Peru must grant further land titles to Amazonian tribes as a last resort to halting severe deforestation, the country’s main indigenous group announced. The government should award 49 million acres (20 million hectares), nearly 30 percent of its rainforest, to 1,170 communities, said Alberto Pizango, president of the Interethnic Association for the Development of the Peruvian Rainforest, or AIDESEP.
Awarding “legal protection of territories” was the only way for Peru to curb illegal logging and meet carbon emission targets, Pizango said in a press conference in Lima.
“Indigenous communities need to safeguard 20 million hectares in order to slow the climate crisis.”
Peru lost 246,000 hectares to deforestation in 2012, twice the previous year’s total, as expanded agriculture and logging of hardwoods hacked away at the forests’ ability to contain global carbon emissions. Awarding titles to local communities would result in more sustainable forestry management and deter illegal logging, experts say. Up to 80 percent of all of Peru’s timber exports may be illegal, the World Bank estimates, and costs the Andean country $250 million annually, according to Interpol.
The scale of the illicit activity was underlined last month when four environmental activists were slain by suspected illegal loggers in Ucayali, near the Brazilian border.
With the world’s fourth largest share of tropical forests and 10 to 15 percent of the planet’s species, Peru is especially vulnerable to climate change. In September, the government signed a $300 million agreement with Norway, providing financing to slow deforestation by 2021.
But with little beyond subsistence farming in remote Amazonian regions, the felling of valuable hardwoods remains attractive, especially considering an absentee state and patchy customs controls, as cedar and mahogany make it to prime export markets in China and the United States.
“The irony is that a poor villager wants to do it, given that the state doesn’t support them, nor help them to be able to buy a pencil or exercise book,” Pizango said.
Illegal logging has seen criminal networks with links to drug trafficking move in to regions, increasing violence and threats those who stand in the way.
“Illegal logging opens the way for deforestation,” said Julia Urrunaga, Peru director of the Environmental Investigations Agency, adding that after forests are cleared of hardwoods, normal logging ensues in areas which otherwise would have been left alone.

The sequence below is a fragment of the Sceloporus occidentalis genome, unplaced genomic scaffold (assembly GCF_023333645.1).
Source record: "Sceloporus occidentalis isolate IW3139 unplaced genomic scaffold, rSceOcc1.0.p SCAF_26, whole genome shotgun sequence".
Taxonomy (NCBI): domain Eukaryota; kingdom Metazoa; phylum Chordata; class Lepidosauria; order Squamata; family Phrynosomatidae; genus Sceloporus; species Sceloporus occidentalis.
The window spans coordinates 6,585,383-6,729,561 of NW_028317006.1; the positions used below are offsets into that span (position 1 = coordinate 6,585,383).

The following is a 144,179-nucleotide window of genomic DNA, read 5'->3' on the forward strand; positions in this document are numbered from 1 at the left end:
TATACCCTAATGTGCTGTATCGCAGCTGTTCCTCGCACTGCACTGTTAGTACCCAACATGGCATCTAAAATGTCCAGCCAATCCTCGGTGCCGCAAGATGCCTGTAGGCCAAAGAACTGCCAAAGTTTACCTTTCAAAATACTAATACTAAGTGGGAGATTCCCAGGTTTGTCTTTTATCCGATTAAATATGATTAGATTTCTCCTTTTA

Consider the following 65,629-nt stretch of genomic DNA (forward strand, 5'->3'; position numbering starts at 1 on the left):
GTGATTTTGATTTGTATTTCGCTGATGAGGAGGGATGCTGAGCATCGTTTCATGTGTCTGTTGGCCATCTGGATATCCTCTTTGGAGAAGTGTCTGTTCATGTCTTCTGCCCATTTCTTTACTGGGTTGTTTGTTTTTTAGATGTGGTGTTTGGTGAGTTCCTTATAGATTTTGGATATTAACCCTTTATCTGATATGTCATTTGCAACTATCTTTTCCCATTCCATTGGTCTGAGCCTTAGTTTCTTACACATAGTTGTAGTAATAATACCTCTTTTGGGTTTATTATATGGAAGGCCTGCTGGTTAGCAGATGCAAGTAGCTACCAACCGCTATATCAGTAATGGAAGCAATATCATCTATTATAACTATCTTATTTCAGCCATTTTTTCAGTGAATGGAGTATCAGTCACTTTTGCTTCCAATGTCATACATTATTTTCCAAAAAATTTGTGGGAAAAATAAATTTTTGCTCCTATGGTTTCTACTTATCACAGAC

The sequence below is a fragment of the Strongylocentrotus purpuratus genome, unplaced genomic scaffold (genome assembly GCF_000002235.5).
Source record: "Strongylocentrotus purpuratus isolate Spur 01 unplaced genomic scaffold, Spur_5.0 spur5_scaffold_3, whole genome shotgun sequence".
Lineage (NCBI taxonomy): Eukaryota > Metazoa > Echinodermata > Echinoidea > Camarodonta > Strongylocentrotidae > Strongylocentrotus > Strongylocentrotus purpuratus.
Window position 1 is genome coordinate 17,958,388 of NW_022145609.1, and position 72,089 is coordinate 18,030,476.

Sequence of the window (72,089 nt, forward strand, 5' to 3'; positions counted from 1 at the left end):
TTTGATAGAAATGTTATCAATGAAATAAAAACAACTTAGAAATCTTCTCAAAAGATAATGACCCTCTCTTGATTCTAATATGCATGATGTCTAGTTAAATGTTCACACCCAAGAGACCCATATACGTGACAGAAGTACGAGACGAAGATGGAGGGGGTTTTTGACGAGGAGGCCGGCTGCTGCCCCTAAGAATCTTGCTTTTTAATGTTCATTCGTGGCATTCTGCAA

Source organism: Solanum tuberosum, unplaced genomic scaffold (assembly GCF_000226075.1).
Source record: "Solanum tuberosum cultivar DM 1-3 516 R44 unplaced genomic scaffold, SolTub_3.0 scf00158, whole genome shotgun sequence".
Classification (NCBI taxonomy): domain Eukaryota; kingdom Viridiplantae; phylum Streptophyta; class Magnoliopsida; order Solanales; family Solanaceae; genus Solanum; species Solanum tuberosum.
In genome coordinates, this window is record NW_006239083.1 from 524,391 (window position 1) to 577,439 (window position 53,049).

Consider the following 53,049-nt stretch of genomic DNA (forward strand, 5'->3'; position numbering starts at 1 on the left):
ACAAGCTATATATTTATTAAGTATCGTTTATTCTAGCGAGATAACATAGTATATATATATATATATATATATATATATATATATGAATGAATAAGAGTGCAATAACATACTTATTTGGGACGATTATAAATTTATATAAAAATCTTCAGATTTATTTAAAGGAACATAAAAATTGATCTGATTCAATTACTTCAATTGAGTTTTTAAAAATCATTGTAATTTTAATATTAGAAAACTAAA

Paths established in previously untouched areas exacerbate the process.
Peru has committed to award just 5 million hectares in titles to native communities, after more than 30 years of petitioning – a quarter of AIDESEP’s request – though the details of such a rollout remain unclear, Urrunaga said.
About 18 million hectares around communities remain untitled, according to the Safe Territories Collective, which spans 26 civil society institutions. The government is in the process of awarding another 5 million hectares in timber concessions but land titles wouldn’t be enough to contain logging on its own.
Providing communities with greater vigilance and building up the state’s presence is the “only way to safeguard the forest,” Pizango added.
As Peru prepares to host the 20th Conference of the Parties summit in December as part of the United Nations Framework Convention on Climate Change, the country’s green credentials are under scrutiny. Pizango expressed disappointment that AIDESEP’s proposals have been referred away from the Peru’s cabinet, containing the agriculture and environment ministries, to the national ombudsman’s office dealing in conflict resolution. A reform package passed in July to spur private investment in its extractive industries came under criticism after environmental study assessment times were cut.